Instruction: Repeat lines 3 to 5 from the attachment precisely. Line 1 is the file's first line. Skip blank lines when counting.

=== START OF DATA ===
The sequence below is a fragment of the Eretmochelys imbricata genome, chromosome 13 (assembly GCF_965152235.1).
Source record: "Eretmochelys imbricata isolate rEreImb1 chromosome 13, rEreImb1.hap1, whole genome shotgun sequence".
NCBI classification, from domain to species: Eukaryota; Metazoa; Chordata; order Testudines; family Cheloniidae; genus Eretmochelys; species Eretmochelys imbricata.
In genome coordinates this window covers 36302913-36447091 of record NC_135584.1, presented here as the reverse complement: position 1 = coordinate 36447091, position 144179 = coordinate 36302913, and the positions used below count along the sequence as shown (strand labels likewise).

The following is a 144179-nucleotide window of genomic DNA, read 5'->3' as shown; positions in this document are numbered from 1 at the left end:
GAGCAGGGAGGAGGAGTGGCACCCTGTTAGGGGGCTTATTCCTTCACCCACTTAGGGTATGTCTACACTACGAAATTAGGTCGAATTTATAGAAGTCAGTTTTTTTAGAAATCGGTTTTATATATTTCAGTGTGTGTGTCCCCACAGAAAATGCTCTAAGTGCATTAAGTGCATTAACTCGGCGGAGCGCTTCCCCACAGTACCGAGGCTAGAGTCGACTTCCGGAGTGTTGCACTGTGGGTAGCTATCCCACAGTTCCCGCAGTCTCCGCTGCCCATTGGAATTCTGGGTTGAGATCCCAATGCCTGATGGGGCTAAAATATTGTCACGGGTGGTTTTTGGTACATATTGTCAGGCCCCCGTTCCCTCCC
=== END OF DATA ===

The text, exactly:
NCBI classification, from domain to species: Eukaryota; Metazoa; Chordata; order Testudines; family Cheloniidae; genus Eretmochelys; species Eretmochelys imbricata.
In genome coordinates this window covers 36302913-36447091 of record NC_135584.1, presented here as the reverse complement: position 1 = coordinate 36447091, position 144179 = coordinate 36302913, and the positions used below count along the sequence as shown (strand labels likewise).

The following is a 144179-nucleotide window of genomic DNA, read 5'->3' as shown; positions in this document are numbered from 1 at the left end: